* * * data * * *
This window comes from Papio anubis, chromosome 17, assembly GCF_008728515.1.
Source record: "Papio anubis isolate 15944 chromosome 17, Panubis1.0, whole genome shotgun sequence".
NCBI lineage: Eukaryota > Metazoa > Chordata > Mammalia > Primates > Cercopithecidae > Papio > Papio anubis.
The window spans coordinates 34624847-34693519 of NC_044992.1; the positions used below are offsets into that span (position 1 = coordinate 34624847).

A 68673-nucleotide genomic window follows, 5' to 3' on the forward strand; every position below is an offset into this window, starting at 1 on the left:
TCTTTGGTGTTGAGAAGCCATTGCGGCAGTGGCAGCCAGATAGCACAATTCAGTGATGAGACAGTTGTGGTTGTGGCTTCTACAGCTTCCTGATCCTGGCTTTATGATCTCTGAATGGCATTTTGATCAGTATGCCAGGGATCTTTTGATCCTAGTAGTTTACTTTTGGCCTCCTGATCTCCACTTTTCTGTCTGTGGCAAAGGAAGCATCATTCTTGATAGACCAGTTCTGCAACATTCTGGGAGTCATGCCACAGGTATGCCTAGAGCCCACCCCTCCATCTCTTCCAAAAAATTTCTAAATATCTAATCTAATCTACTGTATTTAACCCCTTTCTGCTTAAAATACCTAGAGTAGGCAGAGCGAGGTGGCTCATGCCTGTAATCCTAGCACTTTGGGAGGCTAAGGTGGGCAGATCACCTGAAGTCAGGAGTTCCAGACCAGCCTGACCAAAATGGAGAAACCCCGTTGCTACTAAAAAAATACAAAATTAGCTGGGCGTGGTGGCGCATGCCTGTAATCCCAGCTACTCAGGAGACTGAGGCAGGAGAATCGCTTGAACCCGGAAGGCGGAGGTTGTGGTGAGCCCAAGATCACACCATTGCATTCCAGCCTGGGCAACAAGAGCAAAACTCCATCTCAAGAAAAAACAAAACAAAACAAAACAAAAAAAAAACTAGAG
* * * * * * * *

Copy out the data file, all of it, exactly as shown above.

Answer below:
This window comes from Papio anubis, chromosome 17, assembly GCF_008728515.1.
Source record: "Papio anubis isolate 15944 chromosome 17, Panubis1.0, whole genome shotgun sequence".
NCBI lineage: Eukaryota > Metazoa > Chordata > Mammalia > Primates > Cercopithecidae > Papio > Papio anubis.
The window spans coordinates 34624847-34693519 of NC_044992.1; the positions used below are offsets into that span (position 1 = coordinate 34624847).

A 68673-nucleotide genomic window follows, 5' to 3' on the forward strand; every position below is an offset into this window, starting at 1 on the left:
TCTTTGGTGTTGAGAAGCCATTGCGGCAGTGGCAGCCAGATAGCACAATTCAGTGATGAGACAGTTGTGGTTGTGGCTTCTACAGCTTCCTGATCCTGGCTTTATGATCTCTGAATGGCATTTTGATCAGTATGCCAGGGATCTTTTGATCCTAGTAGTTTACTTTTGGCCTCCTGATCTCCACTTTTCTGTCTGTGGCAAAGGAAGCATCATTCTTGATAGACCAGTTCTGCAACATTCTGGGAGTCATGCCACAGGTATGCCTAGAGCCCACCCCTCCATCTCTTCCAAAAAATTTCTAAATATCTAATCTAATCTACTGTATTTAACCCCTTTCTGCTTAAAATACCTAGAGTAGGCAGAGCGAGGTGGCTCATGCCTGTAATCCTAGCACTTTGGGAGGCTAAGGTGGGCAGATCACCTGAAGTCAGGAGTTCCAGACCAGCCTGACCAAAATGGAGAAACCCCGTTGCTACTAAAAAAATACAAAATTAGCTGGGCGTGGTGGCGCATGCCTGTAATCCCAGCTACTCAGGAGACTGAGGCAGGAGAATCGCTTGAACCCGGAAGGCGGAGGTTGTGGTGAGCCCAAGATCACACCATTGCATTCCAGCCTGGGCAACAAGAGCAAAACTCCATCTCAAGAAAAAACAAAACAAAACAAAACAAAAAAAAAACTAGAG